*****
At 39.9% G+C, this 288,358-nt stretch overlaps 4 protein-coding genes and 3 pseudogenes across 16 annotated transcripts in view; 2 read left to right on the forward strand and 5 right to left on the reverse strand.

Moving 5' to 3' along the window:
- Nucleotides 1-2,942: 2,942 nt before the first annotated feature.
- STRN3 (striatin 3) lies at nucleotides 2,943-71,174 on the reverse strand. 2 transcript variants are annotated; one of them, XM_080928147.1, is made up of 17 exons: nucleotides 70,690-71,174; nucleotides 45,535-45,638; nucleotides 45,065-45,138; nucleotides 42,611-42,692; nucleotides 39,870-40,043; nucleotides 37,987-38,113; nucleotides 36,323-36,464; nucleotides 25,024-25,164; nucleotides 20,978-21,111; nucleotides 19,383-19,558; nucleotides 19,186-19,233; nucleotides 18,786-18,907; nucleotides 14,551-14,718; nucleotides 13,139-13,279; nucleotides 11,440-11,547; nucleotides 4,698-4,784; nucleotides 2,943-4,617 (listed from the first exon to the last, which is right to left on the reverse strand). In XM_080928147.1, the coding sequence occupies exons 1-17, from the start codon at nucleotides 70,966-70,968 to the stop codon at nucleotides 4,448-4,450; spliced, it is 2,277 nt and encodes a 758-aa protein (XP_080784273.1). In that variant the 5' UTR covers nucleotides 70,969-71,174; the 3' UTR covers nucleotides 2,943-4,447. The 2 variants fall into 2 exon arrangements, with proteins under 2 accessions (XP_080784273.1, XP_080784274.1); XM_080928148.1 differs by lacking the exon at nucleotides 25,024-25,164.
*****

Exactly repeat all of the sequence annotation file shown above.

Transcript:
At 39.9% G+C, this 288,358-nt stretch overlaps 4 protein-coding genes and 3 pseudogenes across 16 annotated transcripts in view; 2 read left to right on the forward strand and 5 right to left on the reverse strand.

Moving 5' to 3' along the window:
- Nucleotides 1-2,942: 2,942 nt before the first annotated feature.
- STRN3 (striatin 3) lies at nucleotides 2,943-71,174 on the reverse strand. 2 transcript variants are annotated; one of them, XM_080928147.1, is made up of 17 exons: nucleotides 70,690-71,174; nucleotides 45,535-45,638; nucleotides 45,065-45,138; nucleotides 42,611-42,692; nucleotides 39,870-40,043; nucleotides 37,987-38,113; nucleotides 36,323-36,464; nucleotides 25,024-25,164; nucleotides 20,978-21,111; nucleotides 19,383-19,558; nucleotides 19,186-19,233; nucleotides 18,786-18,907; nucleotides 14,551-14,718; nucleotides 13,139-13,279; nucleotides 11,440-11,547; nucleotides 4,698-4,784; nucleotides 2,943-4,617 (listed from the first exon to the last, which is right to left on the reverse strand). In XM_080928147.1, the coding sequence occupies exons 1-17, from the start codon at nucleotides 70,966-70,968 to the stop codon at nucleotides 4,448-4,450; spliced, it is 2,277 nt and encodes a 758-aa protein (XP_080784273.1). In that variant the 5' UTR covers nucleotides 70,969-71,174; the 3' UTR covers nucleotides 2,943-4,447. The 2 variants fall into 2 exon arrangements, with proteins under 2 accessions (XP_080784273.1, XP_080784274.1); XM_080928148.1 differs by lacking the exon at nucleotides 25,024-25,164.